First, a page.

Little hope ahead of polls as Burundi economy hit by virus
Five years of political crisis have battered Burundi's economy, and there is little hope of a turnaround ahead of elections next week, as feeble signs of recovery have been dashed by the coronavirus crisis.
The country's last election in 2015, which saw President Pierre Nkurunziza seek a highly contested third term, led to violence that left at least 1,200 dead, displaced hundreds of thousands and led to a sustained crackdown on the opposition and media.
Poverty and unemployment have worsened, the Burundian franc has plummeted, imported products and foreign currency are scarce and the country was cut off by donors and placed under sanctions in the wake of the violence.
"As far as the economy goes, Burundi still hasn't emerged from the 2015 crisis, because almost all indicators are in the red, even if we were starting to see a small improvement," said Gabriel Rufyiri, president of Olucome, one of the main Burundian organisations fighting corruption.
After two years of deep recession, the economy had begun growing again in 2017 and the World Bank predicted growth of two percent this year -- still far lower than most African countries.
However the impact of the coronavirus crisis, which observers fear is spreading out of control in Burundi, could wipe out this progress.
"Unfortunately this small hope is being compromised by the consequences of the health crisis," said Rufyiri.
Burundi has officially reported only 27 cases and one death, but testing is very limited, no lockdown measures have been imposed, and the political campaign has been marked by jam-packed rallies attended by thousands.
- Hotel rooms 'empty' -
The only significant measure taken is the closure of borders. Only the frontier with Tanzania is allowing trucks through.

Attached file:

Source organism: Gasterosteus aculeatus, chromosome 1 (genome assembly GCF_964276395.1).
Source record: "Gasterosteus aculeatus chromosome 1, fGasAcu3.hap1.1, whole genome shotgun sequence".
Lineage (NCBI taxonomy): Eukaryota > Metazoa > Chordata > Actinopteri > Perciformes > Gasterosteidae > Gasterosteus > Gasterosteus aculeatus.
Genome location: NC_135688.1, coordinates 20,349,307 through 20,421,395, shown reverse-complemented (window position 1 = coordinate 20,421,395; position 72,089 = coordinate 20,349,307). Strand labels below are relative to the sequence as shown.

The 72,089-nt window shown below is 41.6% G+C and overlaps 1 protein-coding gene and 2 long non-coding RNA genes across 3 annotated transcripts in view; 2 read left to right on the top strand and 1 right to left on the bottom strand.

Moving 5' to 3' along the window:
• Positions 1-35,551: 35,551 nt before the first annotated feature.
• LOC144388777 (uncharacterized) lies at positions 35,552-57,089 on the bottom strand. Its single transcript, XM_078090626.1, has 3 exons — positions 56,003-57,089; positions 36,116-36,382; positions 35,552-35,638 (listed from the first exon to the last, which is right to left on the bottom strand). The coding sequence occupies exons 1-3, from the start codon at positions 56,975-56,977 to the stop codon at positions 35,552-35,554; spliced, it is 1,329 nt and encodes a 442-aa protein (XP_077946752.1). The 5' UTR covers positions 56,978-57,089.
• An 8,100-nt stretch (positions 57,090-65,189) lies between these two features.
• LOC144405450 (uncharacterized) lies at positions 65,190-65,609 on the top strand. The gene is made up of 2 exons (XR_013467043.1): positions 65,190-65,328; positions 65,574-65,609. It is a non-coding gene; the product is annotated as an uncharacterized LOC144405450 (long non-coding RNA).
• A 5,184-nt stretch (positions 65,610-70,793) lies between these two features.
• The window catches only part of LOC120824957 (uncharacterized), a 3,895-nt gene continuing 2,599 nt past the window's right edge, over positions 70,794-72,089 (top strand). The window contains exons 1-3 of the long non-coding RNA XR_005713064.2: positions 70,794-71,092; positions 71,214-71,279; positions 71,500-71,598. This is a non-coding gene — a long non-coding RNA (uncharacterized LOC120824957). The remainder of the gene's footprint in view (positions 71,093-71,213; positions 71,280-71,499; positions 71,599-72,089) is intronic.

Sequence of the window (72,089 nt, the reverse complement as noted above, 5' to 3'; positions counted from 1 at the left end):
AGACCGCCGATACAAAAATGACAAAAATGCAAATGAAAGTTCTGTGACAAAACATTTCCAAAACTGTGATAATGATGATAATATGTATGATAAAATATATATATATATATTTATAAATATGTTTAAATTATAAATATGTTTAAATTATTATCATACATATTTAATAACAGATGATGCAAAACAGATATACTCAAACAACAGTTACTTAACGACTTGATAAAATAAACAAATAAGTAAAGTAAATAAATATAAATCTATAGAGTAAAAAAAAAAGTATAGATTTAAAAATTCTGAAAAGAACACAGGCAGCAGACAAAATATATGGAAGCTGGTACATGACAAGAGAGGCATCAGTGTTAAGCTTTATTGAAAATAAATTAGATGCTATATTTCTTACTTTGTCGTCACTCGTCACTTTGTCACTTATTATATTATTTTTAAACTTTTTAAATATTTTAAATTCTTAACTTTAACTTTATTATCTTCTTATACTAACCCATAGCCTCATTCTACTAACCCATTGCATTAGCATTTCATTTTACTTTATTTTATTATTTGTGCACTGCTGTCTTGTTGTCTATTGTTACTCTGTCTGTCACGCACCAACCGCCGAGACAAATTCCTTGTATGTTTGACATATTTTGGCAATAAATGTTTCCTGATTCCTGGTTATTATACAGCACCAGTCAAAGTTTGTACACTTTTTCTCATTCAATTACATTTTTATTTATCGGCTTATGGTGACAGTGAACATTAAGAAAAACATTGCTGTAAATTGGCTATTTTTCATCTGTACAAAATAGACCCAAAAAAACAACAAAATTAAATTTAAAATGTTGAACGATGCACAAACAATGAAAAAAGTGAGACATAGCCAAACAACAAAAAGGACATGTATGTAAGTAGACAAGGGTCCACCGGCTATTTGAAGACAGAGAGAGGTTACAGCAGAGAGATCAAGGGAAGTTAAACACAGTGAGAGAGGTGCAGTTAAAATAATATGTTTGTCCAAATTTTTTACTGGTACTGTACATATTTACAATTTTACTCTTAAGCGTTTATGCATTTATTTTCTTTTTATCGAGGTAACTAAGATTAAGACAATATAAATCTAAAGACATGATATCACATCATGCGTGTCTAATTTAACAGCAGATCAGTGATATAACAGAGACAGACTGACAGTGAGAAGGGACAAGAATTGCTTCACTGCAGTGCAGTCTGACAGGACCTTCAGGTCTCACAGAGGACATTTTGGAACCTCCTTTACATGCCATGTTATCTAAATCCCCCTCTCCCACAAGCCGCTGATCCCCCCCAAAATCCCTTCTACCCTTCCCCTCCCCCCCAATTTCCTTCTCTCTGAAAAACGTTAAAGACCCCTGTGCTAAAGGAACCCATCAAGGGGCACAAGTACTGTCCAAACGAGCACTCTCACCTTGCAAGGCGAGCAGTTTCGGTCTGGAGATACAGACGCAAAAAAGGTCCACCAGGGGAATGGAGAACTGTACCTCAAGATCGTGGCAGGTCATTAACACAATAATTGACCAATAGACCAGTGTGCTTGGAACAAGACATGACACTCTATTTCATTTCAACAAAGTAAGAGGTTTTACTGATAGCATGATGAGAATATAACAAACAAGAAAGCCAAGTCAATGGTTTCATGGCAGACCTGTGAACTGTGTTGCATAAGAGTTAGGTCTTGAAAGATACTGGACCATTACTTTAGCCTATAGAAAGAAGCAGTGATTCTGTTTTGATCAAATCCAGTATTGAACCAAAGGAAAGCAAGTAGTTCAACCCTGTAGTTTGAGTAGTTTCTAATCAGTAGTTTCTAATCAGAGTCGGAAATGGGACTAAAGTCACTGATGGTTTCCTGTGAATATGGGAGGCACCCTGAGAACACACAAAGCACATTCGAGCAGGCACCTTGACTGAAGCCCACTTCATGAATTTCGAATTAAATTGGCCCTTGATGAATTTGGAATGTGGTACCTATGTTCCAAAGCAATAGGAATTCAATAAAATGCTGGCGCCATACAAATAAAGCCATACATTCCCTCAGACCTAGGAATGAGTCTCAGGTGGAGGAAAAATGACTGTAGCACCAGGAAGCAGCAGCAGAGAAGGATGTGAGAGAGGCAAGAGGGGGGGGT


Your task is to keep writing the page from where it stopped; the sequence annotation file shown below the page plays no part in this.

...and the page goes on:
The loss of business travellers and other visitors has paralysed hotels and restaurants in the commercial capital Bujumbura.
"Normally, more than 90 percent of our clients are Congolese businessmen. Today our rooms are empty," said Gerard, manager of a hotel in Bwiza, a neighbourhood in Bujumbura.
Second-hand vehicles, motorbikes, spare parts for cars or even cellphones, which usually come from Uganda, Dubai or China, are also becoming scarce.
"We no longer find cellphone accessories," said a trader in Bujumbura.
Foreign currency, already in short supply since 2015 due to the halt of budgetary support from foreign donors, and the flight of many westerners from the country, has become even scarcer.
The government in February shut all exchange bureaus to fight the depreciation of the Burundian franc (Fbu), pushing many exchange offices underground.
Burundi's Central Bank has only two or three weeks of foreign currency reserves for imports, compared to three months before the start of the crisis, according to the World Bank.
Independent analyst Faustin Ndikumana said many sectors of the economy were suffering.
At Bujumbura's biggest market, "wholesalers of construction materials, banks, taxis and other transport vehicles have seen their activities plunge, for some more than 80 percent," he said.
Burundi is ranked by the World Bank among the three poorest countries in the world.
- An economic 'catastrophe' -
According to the World Bank, 75 percent of the population lives in extreme poverty, up from 65 percent when Nkurunziza came to power in 2005.
Youth unemployment is at 65 percent, according to the African Development bank, and six out of 10 children suffer growth stunting due to malnutrition.
"In reality, Burundi is merely continuing its slow descent into hell" since 2015, said Ndikumana, highlighting the "poverty of households, inflation affecting basic goods, lack of currency, the desperate situation in the rural areas which represent more than 80 percent of the population".
As a result of its lack of foreign currency, Burundi suffers shortages of fuel, medicine and most imported goods.
"The economic record of Nkurunziza's 15 years in power is catastrophic. He has taken Burundi backward on all levels, he has completely isolated the country from its traditional donors and even neighbouring countries. It is a calamity," said Aime Magera, exiled spokesman for the main opposition National Freedom Council (CNL).
Nkurunziza has assured that he will leave his successor "crates overflowing with money".
But ruling party candidate Evariste Ndayishimiye, his handpicked successor, knows there will be work to do.
He has promised to "fight poverty and develop the country", arguing that his party has taken 15 years to "lay the foundations" for the future, and it was not the time to put "amateurs" in power.